Resuscitation is generally a messy business. Some go well, others go badly, but one thing they all have in common is a certain degree of chaos. Regardless of the outcome, being part of a resuscitation where the team has performed well is always a satisfying feeling, like your team winning at Monday night futsal. Obviously, when it comes to actually leading one, as a junior doctor you should be gradually exposed and gain more experience through simulation or observation.
But what if you’re in, say, your first or second post-graduate year in a rural or regional centre, and find yourself running the show? Hopefully, if this does happen, you will only need to hold the fort for a few minutes until more senior help arrives. But a few minutes in such situations can feel like half an hour, and fifteen minutes can feel like an eternity.
It sounds scary, but as anyone who has done a term at a regional or rural hospital will tell you, it is entirely possible to end up in a situation where you are the most senior medical officer on the premises. If you are going to do one of these rotations, I would strongly suggest that you are up to date with your Advanced Life Support (ALS) certification. When it comes down to brass tacks, all of the knowledge you need to run a code in its initial phase is on that single page ALS guide which is (hopefully) attached to the crash cart.
I write this article as an Intensive Care registrar having run resuscitations on the ward or in ICU. This is a different context to many of my Emergency Department colleagues, who are, in my opinion, the resuscitation experts. The ED experience of resuscitations benefits from having familiar staff and surroundings who are well drilled in carrying out their respective roles. Similarly, an Anaesthetist in theatre will, usually, be working within a familiar environment. Additionally, as a junior doctor, you (should) always have senior help immediately available if you are involved in a resuscitation in ED.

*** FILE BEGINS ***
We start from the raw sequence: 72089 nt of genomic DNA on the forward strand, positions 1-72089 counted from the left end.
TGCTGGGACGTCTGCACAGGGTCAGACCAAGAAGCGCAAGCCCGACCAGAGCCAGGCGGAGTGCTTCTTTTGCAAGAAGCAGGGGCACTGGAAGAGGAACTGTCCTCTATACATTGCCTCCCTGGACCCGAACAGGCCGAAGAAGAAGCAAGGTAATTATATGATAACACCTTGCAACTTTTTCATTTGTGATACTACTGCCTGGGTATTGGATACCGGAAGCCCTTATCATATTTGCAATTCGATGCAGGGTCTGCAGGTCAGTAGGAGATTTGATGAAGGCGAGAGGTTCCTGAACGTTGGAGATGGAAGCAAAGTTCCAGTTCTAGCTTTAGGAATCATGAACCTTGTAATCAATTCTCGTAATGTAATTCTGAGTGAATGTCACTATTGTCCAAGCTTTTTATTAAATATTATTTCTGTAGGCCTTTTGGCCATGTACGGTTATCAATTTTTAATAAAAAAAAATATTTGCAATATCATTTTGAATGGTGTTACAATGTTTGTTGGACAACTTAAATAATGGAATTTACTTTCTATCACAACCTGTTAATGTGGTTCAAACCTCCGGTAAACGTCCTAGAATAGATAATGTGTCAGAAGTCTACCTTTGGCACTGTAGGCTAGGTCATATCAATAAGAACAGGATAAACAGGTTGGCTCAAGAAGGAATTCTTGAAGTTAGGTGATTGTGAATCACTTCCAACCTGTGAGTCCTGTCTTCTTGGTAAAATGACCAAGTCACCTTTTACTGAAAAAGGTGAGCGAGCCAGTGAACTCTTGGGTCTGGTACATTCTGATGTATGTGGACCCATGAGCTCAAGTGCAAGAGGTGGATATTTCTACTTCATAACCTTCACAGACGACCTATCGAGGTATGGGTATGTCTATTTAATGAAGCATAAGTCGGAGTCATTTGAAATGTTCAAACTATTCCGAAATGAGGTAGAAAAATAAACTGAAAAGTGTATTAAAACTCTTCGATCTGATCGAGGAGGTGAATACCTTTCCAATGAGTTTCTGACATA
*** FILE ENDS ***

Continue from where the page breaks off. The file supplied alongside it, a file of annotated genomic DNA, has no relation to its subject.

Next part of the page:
I want to emphasize that there are “controlled” environments in which to resuscitate a patient, and that the ward is not one of them. Even simple things like getting the bed moved away from the wall so you can manage the airway can be a challenge. Simulation programs are tremendously useful in preparing doctors for the real thing; most newly minted doctors will have had some exposure to this during medical school. I would advise seeking simulation out and participating as much as possible, as this is the best way to drill yourself on the teamwork and communication components of ALS.
After attending a couple of code blues, you will very quickly get a sense of how things are going as soon as you enter the room. One thing you should never do is assume that someone is already in charge, regardless of how many people are present or how senior they appear to be. An increasing number of medical graduates are starting their medical careers later in life, so apparent age no longer reliably correlates to actual seniority. Even if there are other doctors present who you know are more senior than you, do not assume they are adept or confident in running a code.
I have previously made this mistake when I arrived to a code blue to see two consultants, one a physician and the other a surgeon, already present and made the assumption that the most senior person in the room would be leading. Things appeared to be under control, so I took a minute or two to put on some PPE and gather my thoughts. As I entered the room, I asked who was in charge. They both looked back at me and said, almost simultaneously, “you are!”.